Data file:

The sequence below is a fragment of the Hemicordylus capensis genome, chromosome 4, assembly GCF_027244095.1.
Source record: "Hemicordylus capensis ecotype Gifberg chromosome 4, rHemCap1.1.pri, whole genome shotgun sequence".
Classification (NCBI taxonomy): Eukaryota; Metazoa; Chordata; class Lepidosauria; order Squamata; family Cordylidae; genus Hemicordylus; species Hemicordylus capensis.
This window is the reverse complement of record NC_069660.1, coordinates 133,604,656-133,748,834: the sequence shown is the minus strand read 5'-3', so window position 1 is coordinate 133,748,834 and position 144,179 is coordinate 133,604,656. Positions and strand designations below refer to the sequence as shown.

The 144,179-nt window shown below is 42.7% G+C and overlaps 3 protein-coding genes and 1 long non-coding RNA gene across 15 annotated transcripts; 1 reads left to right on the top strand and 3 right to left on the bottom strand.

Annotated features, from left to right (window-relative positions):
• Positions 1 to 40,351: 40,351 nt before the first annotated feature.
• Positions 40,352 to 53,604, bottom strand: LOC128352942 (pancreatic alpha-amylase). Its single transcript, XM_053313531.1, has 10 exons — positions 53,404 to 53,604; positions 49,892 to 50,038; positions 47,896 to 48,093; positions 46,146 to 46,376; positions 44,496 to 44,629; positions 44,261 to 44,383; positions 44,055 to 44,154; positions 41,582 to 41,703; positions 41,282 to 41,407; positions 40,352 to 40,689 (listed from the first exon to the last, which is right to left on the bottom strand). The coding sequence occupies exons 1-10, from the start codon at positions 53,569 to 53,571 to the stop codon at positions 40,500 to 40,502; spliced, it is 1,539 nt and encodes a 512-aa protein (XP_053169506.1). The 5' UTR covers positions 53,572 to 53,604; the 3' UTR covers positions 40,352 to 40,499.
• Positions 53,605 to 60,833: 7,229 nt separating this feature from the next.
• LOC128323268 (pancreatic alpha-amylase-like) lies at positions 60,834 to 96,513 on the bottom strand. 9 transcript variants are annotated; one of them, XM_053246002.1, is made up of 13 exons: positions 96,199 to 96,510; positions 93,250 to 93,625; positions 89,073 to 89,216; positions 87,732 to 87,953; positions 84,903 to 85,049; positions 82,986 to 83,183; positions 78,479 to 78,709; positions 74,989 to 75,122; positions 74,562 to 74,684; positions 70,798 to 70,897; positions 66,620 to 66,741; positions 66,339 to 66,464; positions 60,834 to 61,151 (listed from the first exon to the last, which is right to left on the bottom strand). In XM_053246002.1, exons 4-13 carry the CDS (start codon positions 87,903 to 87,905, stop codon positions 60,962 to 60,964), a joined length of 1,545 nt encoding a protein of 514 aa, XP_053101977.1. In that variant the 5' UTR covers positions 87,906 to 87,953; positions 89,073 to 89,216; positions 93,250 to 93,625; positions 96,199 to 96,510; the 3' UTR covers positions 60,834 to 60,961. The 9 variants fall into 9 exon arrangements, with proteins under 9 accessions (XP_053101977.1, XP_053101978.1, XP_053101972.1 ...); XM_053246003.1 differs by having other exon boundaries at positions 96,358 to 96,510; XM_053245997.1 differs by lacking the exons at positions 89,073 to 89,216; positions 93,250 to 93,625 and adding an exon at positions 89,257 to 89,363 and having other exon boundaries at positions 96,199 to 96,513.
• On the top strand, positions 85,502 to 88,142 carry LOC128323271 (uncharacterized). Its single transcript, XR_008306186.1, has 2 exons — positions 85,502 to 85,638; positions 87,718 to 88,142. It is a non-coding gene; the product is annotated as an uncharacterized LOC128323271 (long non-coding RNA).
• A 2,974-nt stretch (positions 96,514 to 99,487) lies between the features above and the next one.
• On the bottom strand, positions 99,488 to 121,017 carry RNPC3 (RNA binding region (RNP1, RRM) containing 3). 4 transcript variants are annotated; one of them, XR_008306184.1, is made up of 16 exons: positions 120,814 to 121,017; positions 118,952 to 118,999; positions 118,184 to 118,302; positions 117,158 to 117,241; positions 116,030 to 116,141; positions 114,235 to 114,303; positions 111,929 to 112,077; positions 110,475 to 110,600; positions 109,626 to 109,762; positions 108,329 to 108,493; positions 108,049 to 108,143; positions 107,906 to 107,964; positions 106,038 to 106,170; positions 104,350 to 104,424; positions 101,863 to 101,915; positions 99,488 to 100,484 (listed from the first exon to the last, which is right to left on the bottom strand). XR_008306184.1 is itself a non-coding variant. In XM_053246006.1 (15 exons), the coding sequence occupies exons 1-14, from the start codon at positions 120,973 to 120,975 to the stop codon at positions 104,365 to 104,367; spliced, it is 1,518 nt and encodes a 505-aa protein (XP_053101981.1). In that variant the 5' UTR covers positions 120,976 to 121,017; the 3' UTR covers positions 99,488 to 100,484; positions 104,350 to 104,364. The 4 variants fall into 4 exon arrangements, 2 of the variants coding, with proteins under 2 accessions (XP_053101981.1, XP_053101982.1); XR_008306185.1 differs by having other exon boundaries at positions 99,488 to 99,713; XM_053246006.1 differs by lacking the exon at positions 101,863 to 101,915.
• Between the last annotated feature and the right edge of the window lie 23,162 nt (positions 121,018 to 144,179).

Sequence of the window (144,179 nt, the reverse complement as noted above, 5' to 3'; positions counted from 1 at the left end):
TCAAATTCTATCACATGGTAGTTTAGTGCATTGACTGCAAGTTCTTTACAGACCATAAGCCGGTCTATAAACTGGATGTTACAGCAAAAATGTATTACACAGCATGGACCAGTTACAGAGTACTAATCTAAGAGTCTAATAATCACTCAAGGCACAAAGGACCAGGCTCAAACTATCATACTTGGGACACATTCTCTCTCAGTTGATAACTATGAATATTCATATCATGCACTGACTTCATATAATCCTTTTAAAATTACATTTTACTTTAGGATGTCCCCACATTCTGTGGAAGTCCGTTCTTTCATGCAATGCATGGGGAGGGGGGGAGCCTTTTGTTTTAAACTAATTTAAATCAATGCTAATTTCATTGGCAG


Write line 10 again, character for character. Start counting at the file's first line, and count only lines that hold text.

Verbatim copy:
• LOC128323268 (pancreatic alpha-amylase-like) lies at positions 60,834 to 96,513 on the bottom strand. 9 transcript variants are annotated; one of them, XM_053246002.1, is made up of 13 exons: positions 96,199 to 96,510; positions 93,250 to 93,625; positions 89,073 to 89,216; positions 87,732 to 87,953; positions 84,903 to 85,049; positions 82,986 to 83,183; positions 78,479 to 78,709; positions 74,989 to 75,122; positions 74,562 to 74,684; positions 70,798 to 70,897; positions 66,620 to 66,741; positions 66,339 to 66,464; positions 60,834 to 61,151 (listed from the first exon to the last, which is right to left on the bottom strand). In XM_053246002.1, exons 4-13 carry the CDS (start codon positions 87,903 to 87,905, stop codon positions 60,962 to 60,964), a joined length of 1,545 nt encoding a protein of 514 aa, XP_053101977.1. In that variant the 5' UTR covers positions 87,906 to 87,953; positions 89,073 to 89,216; positions 93,250 to 93,625; positions 96,199 to 96,510; the 3' UTR covers positions 60,834 to 60,961. The 9 variants fall into 9 exon arrangements, with proteins under 9 accessions (XP_053101977.1, XP_053101978.1, XP_053101972.1 ...); XM_053246003.1 differs by having other exon boundaries at positions 96,358 to 96,510; XM_053245997.1 differs by lacking the exons at positions 89,073 to 89,216; positions 93,250 to 93,625 and adding an exon at positions 89,257 to 89,363 and having other exon boundaries at positions 96,199 to 96,513.